Something I’ve noticed about living on a homestead is that the closer I get to the dirt, the more in tune I become with the natural rhythms of each season. My children have easily picked up on this, too, and it’s become a part of how we educate them and what we do together as a family. Seasonal traditions become essential.
When I was young, I appreciated the consistency of my family’s traditions, from food to decorations. Even children privileged to grow up in very happy families can benefit from the security the anticipation provides. Almost every holiday in our family had a tradition attached to it, but Valentine’s Day, for the most part, was always a holiday we passed over. We got chocolate from Grandpa, but otherwise, pretty much ignored it. We were kids, and Valentine’s Day was for grown-ups and all that mushy love nonsense.
When my first daughter was young, she took a fancy to the Victorian scrap and heart doilies I put out to craft a few homemade Valentines cards one year. She loved the excitement surrounding an anonymous gift left for Daddy and the special, heart-shaped treat we would make together for Grandma. What can I say? Her enthusiasm for a holiday dedicated to showing love rubbed off on me, and I realized I was missing an opportunity. In our house, Valentine’s Day has evolved into a family and homestead holiday.
Love for the Farm
Our gifts for Valentine’s Day are always simple and homemade, especially for the animals. We make our favorite frozen bird feeder for the poultry. The goats always get the very precious last bit of preserved, homestead-grown rose hips; we save them back especially to show the goats how much we love and appreciate them.
Even our little orchard and vineyard get a dose of affection this time of year, as we head out in the still wintry winds to begin the month-long ordeal of pruning. Sometimes I’m so tempted to just let it go—it’s cold up on that ladder and often quite wet. The simple truth is, though, that I love my trees and vines; I appreciate the service they render to my family throughout the year.
Show Kindness to Others
I know a lot of people—some with farm sprouts and some who live alone—who struggle with Valentine’s Day. The day is complicated by the reality of tricky inter-personal relationships, or we’re just tired of how commercial the holiday has become. Still others of us, though we may be slow to admit it, are disappointed in the day because we are too much focused on ourselves and what we have (or have not) received.
May I offer a suggestion?
Turn Valentine’s Day into a family affair—even if that family is just you and your cat. Find someone to serve, someone to surprise and someone to show your love to for this day. What an opportunity: a whole day to do nothing but serve the people we love! You have the rest of this week; think about it and pick one or two people (or animals on your farm) that you’re going to really blow away with kindness this Valentine’s Day.
Give Decorations as Gifts
I’m a tactile kind of girl—I need something to do. All the introspection and feeling surrounding Valentine’s Day is great, but my kids and I need a hands-on project to engage in. We love to decorate for holidays, so we decided to focus on that: Valentine decorations to give as gifts. Here are two of the things we did this year. Bear in mind that my kids are small and we’re focusing more on sentiment than style.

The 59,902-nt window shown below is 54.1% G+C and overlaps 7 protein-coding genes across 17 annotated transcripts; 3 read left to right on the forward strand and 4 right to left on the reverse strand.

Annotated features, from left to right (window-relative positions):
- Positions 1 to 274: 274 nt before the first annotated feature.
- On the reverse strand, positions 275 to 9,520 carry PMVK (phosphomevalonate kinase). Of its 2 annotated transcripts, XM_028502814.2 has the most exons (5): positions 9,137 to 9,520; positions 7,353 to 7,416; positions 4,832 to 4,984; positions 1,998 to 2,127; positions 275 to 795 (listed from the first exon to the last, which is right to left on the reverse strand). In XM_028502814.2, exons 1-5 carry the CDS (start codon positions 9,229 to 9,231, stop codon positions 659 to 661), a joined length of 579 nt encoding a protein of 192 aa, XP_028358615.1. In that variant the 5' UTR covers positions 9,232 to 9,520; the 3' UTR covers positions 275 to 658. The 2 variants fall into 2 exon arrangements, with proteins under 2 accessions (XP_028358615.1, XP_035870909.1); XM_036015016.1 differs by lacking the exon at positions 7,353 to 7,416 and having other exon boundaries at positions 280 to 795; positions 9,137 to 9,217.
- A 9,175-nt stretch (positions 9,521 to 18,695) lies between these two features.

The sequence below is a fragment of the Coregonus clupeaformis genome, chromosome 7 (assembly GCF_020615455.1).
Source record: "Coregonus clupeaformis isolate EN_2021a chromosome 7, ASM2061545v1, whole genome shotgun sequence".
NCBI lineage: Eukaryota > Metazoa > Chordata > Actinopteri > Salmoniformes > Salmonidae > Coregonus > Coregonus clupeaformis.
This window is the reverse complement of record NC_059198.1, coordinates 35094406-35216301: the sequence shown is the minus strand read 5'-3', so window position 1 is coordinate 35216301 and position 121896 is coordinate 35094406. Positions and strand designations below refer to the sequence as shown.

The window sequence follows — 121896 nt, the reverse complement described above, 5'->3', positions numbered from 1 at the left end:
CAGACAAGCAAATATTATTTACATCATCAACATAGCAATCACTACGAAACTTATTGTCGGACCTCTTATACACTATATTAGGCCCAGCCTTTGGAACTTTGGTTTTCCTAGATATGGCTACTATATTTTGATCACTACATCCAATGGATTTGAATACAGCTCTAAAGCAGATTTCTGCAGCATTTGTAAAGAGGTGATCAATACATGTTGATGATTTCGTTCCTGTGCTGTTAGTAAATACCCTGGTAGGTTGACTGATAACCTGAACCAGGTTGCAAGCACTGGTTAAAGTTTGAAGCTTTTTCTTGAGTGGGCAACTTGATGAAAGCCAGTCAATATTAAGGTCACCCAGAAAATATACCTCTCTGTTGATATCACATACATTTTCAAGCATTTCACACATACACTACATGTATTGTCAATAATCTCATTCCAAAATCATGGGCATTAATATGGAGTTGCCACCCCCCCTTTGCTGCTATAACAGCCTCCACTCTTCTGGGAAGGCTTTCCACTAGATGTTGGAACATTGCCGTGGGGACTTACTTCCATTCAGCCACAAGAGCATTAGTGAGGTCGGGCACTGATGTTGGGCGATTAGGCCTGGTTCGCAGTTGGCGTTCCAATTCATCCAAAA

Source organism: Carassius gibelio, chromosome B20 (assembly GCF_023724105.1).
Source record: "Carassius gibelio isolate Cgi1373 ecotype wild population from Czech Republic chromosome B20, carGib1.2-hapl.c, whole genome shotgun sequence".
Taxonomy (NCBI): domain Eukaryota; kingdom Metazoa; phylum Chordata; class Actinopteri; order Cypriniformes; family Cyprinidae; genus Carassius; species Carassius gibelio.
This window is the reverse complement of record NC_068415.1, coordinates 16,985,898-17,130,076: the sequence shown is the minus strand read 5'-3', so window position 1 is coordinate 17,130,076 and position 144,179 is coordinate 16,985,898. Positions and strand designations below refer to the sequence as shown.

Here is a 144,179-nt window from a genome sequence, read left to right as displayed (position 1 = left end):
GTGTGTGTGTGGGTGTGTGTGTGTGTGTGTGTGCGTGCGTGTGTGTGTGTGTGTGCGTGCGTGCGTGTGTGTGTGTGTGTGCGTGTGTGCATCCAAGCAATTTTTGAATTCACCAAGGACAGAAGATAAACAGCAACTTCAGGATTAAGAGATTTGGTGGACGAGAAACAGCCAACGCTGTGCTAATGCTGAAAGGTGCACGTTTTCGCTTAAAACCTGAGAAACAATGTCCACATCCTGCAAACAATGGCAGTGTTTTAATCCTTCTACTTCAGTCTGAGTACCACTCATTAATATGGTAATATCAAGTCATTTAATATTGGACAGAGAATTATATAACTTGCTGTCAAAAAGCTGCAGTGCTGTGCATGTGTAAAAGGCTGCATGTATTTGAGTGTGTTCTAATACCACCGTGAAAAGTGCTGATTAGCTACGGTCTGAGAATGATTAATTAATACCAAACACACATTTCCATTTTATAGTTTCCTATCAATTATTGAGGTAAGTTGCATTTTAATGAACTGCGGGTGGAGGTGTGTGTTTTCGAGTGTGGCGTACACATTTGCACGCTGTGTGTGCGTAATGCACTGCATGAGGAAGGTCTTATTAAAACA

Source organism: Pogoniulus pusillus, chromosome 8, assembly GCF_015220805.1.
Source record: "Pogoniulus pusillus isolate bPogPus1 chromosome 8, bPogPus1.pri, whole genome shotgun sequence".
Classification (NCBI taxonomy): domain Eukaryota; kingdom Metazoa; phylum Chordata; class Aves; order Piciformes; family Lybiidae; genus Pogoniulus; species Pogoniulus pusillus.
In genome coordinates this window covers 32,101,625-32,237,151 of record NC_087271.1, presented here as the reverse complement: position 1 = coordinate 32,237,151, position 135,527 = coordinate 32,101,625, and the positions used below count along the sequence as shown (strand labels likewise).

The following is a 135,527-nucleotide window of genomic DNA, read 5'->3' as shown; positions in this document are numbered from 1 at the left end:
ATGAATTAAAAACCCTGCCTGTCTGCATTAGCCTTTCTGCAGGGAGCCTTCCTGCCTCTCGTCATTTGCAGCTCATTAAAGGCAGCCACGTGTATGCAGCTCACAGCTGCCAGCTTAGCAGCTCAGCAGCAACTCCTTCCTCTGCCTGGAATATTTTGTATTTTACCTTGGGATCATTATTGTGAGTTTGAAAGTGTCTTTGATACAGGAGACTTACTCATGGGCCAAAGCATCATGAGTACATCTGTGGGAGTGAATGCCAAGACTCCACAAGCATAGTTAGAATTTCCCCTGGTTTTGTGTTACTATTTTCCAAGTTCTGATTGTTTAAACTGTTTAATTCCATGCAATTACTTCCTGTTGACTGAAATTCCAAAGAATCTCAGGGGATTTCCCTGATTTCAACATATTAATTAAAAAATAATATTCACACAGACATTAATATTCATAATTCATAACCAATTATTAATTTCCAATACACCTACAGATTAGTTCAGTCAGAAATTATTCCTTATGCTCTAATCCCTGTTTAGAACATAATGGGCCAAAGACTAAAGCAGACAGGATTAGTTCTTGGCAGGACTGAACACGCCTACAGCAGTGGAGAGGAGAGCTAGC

Feed Sack Heart Garland
We have neighbors who are also homesteaders, and we figured if anyone around here would appreciate this Valentine decoration, it would be them. We suggested they hang it on their chicken coop, but it would also be cute hanging on a mantle or running the length of a shabby chic dining table.
To make these, we followed the instructions found on the blog Directions NOT Included. The garland is super simple to make, and my kids barely need my help. Modern feed sacks (the plastic type, not the old-fashioned fabric ones) are unpredictable creatures, thick in some places and thin in others. We found the paper bags with the inner plastic liner worked best for this project; straight plastic was too weak to bend well and hold its shape. Before getting started, dust out or wash down the inside of the feed sack.
The garland is a bit of work, but it makes us smile. Upcycling is so fun to do with kids, and we have quite a few feed sacks around here.
Borax Crystal Ornaments
We also have some neighbors we love who are decidedly not into homesteading so when we gift them something, we try to fancy it up. Farmer-type folks are so often down-to-earth practical, we forget that some people like to simply be decorative now and then. We learned to make these ornaments by following the instructions found on the blog Schneier Peeps and were so happy with the results.
Borax is something I always have on hand to make homemade laundry detergent, and we seem to constantly have pipe cleaners coming out our ears. The only other things required were a container, boiling water and some raffia. Anyone can do this and the result is a sweet, little Valentine decoration easily made out of supplies you may already have on hand.
One of my greatest heroines once said:
Family is about time. Take the time this Valentine’s Day to make it a special one for all your family and friends. For more ideas on how to incorporate quality traditions into your family’s life, visit my blog.
Get more Valentine’s Day ideas from HobbyFarms.com:
- 17 Sustainable Ways to Serve Others on Valentine’s Day
- What Are Your Valentine’s Flowers Saying?
- Vegan Valentines: Heart-Shaped Brownies
- 5 Ways to Show Your Farm Love
- 14 Veggie Stickers to Show Farmer Love